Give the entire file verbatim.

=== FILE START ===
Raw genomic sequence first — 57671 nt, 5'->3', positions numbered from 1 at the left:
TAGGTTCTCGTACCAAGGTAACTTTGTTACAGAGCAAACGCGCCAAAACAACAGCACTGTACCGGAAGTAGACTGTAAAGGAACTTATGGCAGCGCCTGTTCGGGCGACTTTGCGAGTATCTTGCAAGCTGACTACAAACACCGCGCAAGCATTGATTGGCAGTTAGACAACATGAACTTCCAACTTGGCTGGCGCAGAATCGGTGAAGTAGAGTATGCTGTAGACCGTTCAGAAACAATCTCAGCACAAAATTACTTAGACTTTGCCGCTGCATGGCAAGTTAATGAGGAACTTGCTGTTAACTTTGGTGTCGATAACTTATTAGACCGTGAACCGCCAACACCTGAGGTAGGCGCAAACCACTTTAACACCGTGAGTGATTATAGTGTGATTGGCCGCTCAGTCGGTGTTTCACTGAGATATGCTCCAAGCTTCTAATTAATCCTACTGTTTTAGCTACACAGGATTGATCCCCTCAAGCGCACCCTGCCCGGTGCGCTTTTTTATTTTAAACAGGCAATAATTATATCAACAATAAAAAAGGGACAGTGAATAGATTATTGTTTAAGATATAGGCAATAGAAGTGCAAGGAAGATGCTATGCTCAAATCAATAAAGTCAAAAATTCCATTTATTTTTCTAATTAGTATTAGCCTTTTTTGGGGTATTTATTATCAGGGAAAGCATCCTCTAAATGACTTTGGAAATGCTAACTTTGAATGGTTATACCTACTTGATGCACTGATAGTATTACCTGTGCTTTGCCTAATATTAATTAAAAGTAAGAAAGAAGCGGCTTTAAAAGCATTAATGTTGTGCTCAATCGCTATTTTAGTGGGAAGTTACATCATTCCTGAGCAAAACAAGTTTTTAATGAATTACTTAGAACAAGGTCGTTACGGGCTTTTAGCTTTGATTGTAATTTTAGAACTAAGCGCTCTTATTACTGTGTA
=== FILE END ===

Raw genomic sequence first — 57671 nt, 5'->3', positions numbered from 1 at the left:
TAGGTTCTCGTACCAAGGTAACTTTGTTACAGAGCAAACGCGCCAAAACAACAGCACTGTACCGGAAGTAGACTGTAAAGGAACTTATGGCAGCGCCTGTTCGGGCGACTTTGCGAGTATCTTGCAAGCTGACTACAAACACCGCGCAAGCATTGATTGGCAGTTAGACAACATGAACTTCCAACTTGGCTGGCGCAGAATCGGTGAAGTAGAGTATGCTGTAGACCGTTCAGAAACAATCTCAGCACAAAATTACTTAGACTTTGCCGCTGCATGGCAAGTTAATGAGGAACTTGCTGTTAACTTTGGTGTCGATAACTTATTAGACCGTGAACCGCCAACACCTGAGGTAGGCGCAAACCACTTTAACACCGTGAGTGATTATAGTGTGATTGGCCGCTCAGTCGGTGTTTCACTGAGATATGCTCCAAGCTTCTAATTAATCCTACTGTTTTAGCTACACAGGATTGATCCCCTCAAGCGCACCCTGCCCGGTGCGCTTTTTTATTTTAAACAGGCAATAATTATATCAACAATAAAAAAGGGACAGTGAATAGATTATTGTTTAAGATATAGGCAATAGAAGTGCAAGGAAGATGCTATGCTCAAATCAATAAAGTCAAAAATTCCATTTATTTTTCTAATTAGTATTAGCCTTTTTTGGGGTATTTATTATCAGGGAAAGCATCCTCTAAATGACTTTGGAAATGCTAACTTTGAATGGTTATACCTACTTGATGCACTGATAGTATTACCTGTGCTTTGCCTAATATTAATTAAAAGTAAGAAAGAAGCGGCTTTAAAAGCATTAATGTTGTGCTCAATCGCTATTTTAGTGGGAAGTTACATCATTCCTGAGCAAAACAAGTTTTTAATGAATTACTTAGAACAAGGTCGTTACGGGCTTTTAGCTTTGATTGTAATTTTAGAACTAAGCGCTCTTATTACTGTGTA